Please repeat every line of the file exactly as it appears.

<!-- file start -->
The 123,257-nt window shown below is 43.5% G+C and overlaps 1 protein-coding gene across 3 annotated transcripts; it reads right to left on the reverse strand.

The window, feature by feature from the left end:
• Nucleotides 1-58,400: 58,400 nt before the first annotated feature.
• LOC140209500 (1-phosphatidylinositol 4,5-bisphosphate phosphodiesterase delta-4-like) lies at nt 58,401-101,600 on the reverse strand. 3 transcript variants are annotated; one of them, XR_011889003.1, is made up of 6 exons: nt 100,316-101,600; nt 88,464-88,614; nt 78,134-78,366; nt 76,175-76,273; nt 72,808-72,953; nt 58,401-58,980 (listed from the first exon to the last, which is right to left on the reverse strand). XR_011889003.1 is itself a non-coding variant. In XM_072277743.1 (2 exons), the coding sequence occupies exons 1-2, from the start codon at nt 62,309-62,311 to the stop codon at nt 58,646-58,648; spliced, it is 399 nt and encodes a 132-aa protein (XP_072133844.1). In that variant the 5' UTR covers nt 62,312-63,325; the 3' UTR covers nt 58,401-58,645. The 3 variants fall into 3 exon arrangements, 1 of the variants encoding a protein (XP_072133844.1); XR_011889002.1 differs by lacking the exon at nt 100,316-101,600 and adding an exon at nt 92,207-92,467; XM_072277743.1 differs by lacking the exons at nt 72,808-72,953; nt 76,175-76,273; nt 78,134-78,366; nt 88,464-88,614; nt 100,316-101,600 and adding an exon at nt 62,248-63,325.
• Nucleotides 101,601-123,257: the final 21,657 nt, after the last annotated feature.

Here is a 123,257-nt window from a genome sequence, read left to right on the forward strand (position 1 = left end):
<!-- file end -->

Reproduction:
The 123,257-nt window shown below is 43.5% G+C and overlaps 1 protein-coding gene across 3 annotated transcripts; it reads right to left on the reverse strand.

The window, feature by feature from the left end:
• Nucleotides 1-58,400: 58,400 nt before the first annotated feature.
• LOC140209500 (1-phosphatidylinositol 4,5-bisphosphate phosphodiesterase delta-4-like) lies at nt 58,401-101,600 on the reverse strand. 3 transcript variants are annotated; one of them, XR_011889003.1, is made up of 6 exons: nt 100,316-101,600; nt 88,464-88,614; nt 78,134-78,366; nt 76,175-76,273; nt 72,808-72,953; nt 58,401-58,980 (listed from the first exon to the last, which is right to left on the reverse strand). XR_011889003.1 is itself a non-coding variant. In XM_072277743.1 (2 exons), the coding sequence occupies exons 1-2, from the start codon at nt 62,309-62,311 to the stop codon at nt 58,646-58,648; spliced, it is 399 nt and encodes a 132-aa protein (XP_072133844.1). In that variant the 5' UTR covers nt 62,312-63,325; the 3' UTR covers nt 58,401-58,645. The 3 variants fall into 3 exon arrangements, 1 of the variants encoding a protein (XP_072133844.1); XR_011889002.1 differs by lacking the exon at nt 100,316-101,600 and adding an exon at nt 92,207-92,467; XM_072277743.1 differs by lacking the exons at nt 72,808-72,953; nt 76,175-76,273; nt 78,134-78,366; nt 88,464-88,614; nt 100,316-101,600 and adding an exon at nt 62,248-63,325.
• Nucleotides 101,601-123,257: the final 21,657 nt, after the last annotated feature.

Here is a 123,257-nt window from a genome sequence, read left to right on the forward strand (position 1 = left end):